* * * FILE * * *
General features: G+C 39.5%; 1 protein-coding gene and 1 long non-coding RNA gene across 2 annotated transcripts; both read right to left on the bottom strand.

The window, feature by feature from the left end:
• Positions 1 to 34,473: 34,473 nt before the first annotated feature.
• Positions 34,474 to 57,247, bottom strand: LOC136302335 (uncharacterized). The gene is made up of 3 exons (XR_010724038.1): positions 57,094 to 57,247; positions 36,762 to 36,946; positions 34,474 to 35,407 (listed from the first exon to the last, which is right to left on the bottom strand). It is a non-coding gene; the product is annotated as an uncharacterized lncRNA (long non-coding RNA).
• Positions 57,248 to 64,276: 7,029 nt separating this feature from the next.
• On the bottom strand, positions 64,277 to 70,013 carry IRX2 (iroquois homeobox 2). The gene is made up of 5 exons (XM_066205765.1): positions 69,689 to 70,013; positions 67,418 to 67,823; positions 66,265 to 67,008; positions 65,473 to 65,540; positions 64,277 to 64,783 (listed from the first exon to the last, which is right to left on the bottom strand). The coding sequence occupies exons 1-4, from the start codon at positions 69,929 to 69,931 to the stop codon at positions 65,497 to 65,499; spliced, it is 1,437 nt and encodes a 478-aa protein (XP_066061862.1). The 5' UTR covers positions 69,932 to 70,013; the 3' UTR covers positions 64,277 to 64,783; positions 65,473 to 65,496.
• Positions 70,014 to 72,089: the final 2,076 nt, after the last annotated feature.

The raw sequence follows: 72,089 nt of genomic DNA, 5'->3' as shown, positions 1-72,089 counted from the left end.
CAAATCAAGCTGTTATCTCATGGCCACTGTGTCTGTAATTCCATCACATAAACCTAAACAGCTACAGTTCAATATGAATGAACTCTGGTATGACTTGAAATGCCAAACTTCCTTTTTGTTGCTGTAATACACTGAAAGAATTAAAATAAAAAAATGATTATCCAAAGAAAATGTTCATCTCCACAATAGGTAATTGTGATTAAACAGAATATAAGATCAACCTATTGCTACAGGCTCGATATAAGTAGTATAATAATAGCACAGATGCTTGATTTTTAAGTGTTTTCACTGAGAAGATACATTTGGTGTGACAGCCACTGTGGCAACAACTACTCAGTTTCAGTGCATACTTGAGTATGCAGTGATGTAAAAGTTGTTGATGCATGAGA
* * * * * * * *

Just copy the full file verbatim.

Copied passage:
General features: G+C 39.5%; 1 protein-coding gene and 1 long non-coding RNA gene across 2 annotated transcripts; both read right to left on the bottom strand.

The window, feature by feature from the left end:
• Positions 1 to 34,473: 34,473 nt before the first annotated feature.
• Positions 34,474 to 57,247, bottom strand: LOC136302335 (uncharacterized). The gene is made up of 3 exons (XR_010724038.1): positions 57,094 to 57,247; positions 36,762 to 36,946; positions 34,474 to 35,407 (listed from the first exon to the last, which is right to left on the bottom strand). It is a non-coding gene; the product is annotated as an uncharacterized lncRNA (long non-coding RNA).
• Positions 57,248 to 64,276: 7,029 nt separating this feature from the next.
• On the bottom strand, positions 64,277 to 70,013 carry IRX2 (iroquois homeobox 2). The gene is made up of 5 exons (XM_066205765.1): positions 69,689 to 70,013; positions 67,418 to 67,823; positions 66,265 to 67,008; positions 65,473 to 65,540; positions 64,277 to 64,783 (listed from the first exon to the last, which is right to left on the bottom strand). The coding sequence occupies exons 1-4, from the start codon at positions 69,929 to 69,931 to the stop codon at positions 65,497 to 65,499; spliced, it is 1,437 nt and encodes a 478-aa protein (XP_066061862.1). The 5' UTR covers positions 69,932 to 70,013; the 3' UTR covers positions 64,277 to 64,783; positions 65,473 to 65,496.
• Positions 70,014 to 72,089: the final 2,076 nt, after the last annotated feature.

The raw sequence follows: 72,089 nt of genomic DNA, 5'->3' as shown, positions 1-72,089 counted from the left end.
CAAATCAAGCTGTTATCTCATGGCCACTGTGTCTGTAATTCCATCACATAAACCTAAACAGCTACAGTTCAATATGAATGAACTCTGGTATGACTTGAAATGCCAAACTTCCTTTTTGTTGCTGTAATACACTGAAAGAATTAAAATAAAAAAATGATTATCCAAAGAAAATGTTCATCTCCACAATAGGTAATTGTGATTAAACAGAATATAAGATCAACCTATTGCTACAGGCTCGATATAAGTAGTATAATAATAGCACAGATGCTTGATTTTTAAGTGTTTTCACTGAGAAGATACATTTGGTGTGACAGCCACTGTGGCAACAACTACTCAGTTTCAGTGCATACTTGAGTATGCAGTGATGTAAAAGTTGTTGATGCATGAGA